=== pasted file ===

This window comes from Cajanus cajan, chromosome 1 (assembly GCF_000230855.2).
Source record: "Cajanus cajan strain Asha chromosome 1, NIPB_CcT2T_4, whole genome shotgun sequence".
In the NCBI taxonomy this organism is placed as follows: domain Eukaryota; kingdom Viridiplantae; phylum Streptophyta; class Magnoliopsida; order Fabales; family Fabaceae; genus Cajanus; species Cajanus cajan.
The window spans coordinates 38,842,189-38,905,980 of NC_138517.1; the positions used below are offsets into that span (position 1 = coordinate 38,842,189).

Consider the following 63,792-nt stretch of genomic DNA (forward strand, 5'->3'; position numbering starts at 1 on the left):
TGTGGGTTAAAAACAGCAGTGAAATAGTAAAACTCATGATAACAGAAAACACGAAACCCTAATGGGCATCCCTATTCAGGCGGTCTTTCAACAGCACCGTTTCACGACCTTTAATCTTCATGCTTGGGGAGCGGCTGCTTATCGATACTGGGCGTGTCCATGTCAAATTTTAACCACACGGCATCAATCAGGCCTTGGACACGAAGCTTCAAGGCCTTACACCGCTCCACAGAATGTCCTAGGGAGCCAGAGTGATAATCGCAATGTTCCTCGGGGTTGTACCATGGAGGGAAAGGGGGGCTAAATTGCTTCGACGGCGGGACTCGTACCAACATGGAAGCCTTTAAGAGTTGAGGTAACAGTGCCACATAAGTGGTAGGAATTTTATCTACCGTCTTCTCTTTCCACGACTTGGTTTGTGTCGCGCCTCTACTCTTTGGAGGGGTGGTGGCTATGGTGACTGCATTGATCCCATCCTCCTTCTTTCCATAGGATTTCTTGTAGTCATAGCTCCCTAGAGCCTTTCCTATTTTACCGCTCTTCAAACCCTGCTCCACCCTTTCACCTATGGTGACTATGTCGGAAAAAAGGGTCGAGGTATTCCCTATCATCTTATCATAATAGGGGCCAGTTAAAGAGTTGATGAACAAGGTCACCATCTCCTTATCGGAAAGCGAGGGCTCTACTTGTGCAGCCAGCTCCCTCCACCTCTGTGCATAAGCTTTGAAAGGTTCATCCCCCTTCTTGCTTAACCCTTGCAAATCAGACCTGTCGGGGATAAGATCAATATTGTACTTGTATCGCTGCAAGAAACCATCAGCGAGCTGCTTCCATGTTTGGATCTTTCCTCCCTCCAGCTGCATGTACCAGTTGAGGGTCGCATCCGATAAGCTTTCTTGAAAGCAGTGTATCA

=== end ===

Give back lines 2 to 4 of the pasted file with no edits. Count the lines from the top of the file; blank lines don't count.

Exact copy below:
Source record: "Cajanus cajan strain Asha chromosome 1, NIPB_CcT2T_4, whole genome shotgun sequence".
In the NCBI taxonomy this organism is placed as follows: domain Eukaryota; kingdom Viridiplantae; phylum Streptophyta; class Magnoliopsida; order Fabales; family Fabaceae; genus Cajanus; species Cajanus cajan.
The window spans coordinates 38,842,189-38,905,980 of NC_138517.1; the positions used below are offsets into that span (position 1 = coordinate 38,842,189).